The ideas about the Eucharist took a logical journey if you compare them to major Church splits. (I’v e kept this section brief as not to focus to much on our points of divison)
It began in the 7th century with a lack of communication and common language between Rome and Constantinople that got worse and worse and culminated in the great schism in 1054. The Eucharist was used as the method to enforce the split. Prior to this the Eucharist was received as the body and blood of Christ by the unified Church as the mystery it is, Someone Real you receive in faith. Ideas about the Eucharist were non prevalent. It was a reality to enter rather then an idea to understand.
In the empirical Roman Catholic environment there arose a desire to explain the mystery and the doctrine of transubstantiation was birthed. Maybe this desire was motivated by wanting to define the Roman Catholic Eucharist as separate from the Eastern Orthodox? Maybe it was motivated by wanting to enforce more uniform liturgy and expresson, maybe both? Maybe for some other reason, for whatever reason the Eucharist was now subject to philosophical argument and definition.
Not surprisingly the reformers rejected the idea of transubstantiation because of it’s attempt to exactly describe how the Eucharist works by saying that the bread and the wine turns into, literally, the flesh and blood of Christ. With Calvin in the lead and reason as their sword they launched the idea that Christ was only spiritually present in the Eucharist forming the doctrine called receptionism. This understanding of the Eucharist is quite different from Martin Luthers sacramental union but a logical consequence of the same.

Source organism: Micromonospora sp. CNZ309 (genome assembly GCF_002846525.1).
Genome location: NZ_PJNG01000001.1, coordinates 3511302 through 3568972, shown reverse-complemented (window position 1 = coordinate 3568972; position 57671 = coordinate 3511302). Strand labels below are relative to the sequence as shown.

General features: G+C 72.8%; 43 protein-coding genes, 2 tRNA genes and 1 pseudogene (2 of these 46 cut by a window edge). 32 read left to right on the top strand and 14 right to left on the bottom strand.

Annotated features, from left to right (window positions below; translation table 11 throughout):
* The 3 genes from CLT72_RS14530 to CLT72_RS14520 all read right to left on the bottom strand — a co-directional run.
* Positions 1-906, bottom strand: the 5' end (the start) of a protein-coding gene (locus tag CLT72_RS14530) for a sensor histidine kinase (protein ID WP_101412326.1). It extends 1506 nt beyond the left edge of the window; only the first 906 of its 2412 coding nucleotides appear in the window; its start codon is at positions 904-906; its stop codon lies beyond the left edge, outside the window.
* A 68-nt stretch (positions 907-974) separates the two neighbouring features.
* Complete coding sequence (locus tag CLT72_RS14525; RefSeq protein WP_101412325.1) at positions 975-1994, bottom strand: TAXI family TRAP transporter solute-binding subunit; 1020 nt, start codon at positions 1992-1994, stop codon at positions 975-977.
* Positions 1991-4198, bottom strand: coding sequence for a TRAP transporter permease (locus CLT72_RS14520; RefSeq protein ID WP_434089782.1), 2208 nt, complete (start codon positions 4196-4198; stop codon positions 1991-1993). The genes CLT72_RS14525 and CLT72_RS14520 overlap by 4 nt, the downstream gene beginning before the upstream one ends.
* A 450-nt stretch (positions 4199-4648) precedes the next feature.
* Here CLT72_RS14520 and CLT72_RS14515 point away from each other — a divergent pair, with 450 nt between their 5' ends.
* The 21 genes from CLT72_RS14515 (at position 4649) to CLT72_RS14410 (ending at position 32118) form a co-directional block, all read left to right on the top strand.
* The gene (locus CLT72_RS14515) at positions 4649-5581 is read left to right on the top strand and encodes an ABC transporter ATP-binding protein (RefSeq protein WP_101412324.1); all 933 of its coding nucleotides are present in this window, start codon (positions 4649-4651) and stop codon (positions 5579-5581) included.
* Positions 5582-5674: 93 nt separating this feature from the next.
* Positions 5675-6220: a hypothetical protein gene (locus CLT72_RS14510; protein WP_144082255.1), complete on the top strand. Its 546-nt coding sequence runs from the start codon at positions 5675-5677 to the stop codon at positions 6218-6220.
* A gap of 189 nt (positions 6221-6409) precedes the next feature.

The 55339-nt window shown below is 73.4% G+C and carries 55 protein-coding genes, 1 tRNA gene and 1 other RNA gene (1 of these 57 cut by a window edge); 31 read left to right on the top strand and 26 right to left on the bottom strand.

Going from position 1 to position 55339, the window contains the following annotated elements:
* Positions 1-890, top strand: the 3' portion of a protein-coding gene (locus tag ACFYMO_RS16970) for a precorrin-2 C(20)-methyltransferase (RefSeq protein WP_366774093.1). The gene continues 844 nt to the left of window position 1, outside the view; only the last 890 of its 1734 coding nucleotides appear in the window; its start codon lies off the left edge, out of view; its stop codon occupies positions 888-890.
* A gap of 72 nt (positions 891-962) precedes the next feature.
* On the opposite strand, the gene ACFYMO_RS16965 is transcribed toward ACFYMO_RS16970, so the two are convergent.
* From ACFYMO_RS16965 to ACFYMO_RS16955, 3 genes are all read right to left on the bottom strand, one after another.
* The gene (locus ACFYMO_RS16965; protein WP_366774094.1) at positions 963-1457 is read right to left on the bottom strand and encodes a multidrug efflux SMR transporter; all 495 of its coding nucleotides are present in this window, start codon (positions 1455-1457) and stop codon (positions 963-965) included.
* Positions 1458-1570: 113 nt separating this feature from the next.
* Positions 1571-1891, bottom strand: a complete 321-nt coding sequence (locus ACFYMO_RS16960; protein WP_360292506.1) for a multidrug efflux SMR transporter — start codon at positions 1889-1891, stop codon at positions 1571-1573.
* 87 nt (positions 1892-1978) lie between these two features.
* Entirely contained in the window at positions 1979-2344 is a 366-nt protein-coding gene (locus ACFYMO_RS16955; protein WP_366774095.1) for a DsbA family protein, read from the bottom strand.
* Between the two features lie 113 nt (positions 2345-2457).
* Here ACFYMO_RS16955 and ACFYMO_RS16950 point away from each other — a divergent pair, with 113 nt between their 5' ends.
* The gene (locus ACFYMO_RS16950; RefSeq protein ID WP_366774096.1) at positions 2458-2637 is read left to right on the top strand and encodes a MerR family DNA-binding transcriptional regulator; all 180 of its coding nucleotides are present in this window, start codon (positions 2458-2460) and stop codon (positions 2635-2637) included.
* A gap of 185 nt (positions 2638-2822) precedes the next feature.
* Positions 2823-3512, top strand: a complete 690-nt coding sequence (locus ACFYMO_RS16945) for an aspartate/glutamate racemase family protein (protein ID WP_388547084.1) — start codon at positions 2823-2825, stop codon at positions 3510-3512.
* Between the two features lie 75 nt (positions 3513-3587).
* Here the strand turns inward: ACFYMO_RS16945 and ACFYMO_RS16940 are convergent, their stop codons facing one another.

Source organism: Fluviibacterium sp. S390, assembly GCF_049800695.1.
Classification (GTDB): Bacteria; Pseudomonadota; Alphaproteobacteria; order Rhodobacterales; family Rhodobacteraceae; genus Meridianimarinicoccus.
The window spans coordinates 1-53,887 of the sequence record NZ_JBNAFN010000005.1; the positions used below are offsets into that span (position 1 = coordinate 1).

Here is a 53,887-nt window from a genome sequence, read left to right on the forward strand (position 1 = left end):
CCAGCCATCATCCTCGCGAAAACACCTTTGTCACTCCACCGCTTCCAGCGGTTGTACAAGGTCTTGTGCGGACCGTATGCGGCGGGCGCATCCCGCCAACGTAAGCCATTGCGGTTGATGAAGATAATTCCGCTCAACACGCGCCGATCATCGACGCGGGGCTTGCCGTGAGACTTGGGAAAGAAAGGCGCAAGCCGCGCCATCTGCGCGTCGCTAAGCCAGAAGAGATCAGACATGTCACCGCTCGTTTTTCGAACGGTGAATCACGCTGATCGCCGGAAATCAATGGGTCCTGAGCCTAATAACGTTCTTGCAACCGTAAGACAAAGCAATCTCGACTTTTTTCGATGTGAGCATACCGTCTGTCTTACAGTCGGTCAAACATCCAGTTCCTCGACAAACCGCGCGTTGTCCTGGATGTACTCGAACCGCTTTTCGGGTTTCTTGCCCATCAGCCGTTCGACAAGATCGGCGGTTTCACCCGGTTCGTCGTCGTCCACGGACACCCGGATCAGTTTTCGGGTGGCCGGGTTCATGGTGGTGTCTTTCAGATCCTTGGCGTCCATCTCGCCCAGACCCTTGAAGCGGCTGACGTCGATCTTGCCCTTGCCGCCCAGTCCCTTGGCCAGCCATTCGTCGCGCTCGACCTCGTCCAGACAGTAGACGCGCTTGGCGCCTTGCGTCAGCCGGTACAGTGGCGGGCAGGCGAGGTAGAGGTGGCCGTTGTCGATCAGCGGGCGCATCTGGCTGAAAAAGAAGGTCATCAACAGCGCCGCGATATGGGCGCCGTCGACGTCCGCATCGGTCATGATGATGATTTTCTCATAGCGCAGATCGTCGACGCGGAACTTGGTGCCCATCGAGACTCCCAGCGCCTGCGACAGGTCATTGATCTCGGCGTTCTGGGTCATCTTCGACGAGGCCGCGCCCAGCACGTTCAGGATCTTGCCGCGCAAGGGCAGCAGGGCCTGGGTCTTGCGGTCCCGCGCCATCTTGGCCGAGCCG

Many other groups most chief maybe the baptists, have adopted the doctrine that was introduced by Zwingli, namely that the Eucharist is primarily something done as a memorial.
The Church has not agreed upon the Eucharist for quite some time and the Church find herself in a place of division, this is not coincidence. As long as we believe that we will all agree upon a common idea about the Eucharist we miss The Point of the mystery of the Eucharist. The Point is that it was never about ideas of how to interpret, it was always about receiving The Point in faith, having It become a part of you and you a part of It.
All ecumenical dialogue will be found in want until we actually approach the table together, having confessed to one another and forgiven one another for past wrongs, and receive of the body and blood of Christ in a mystery.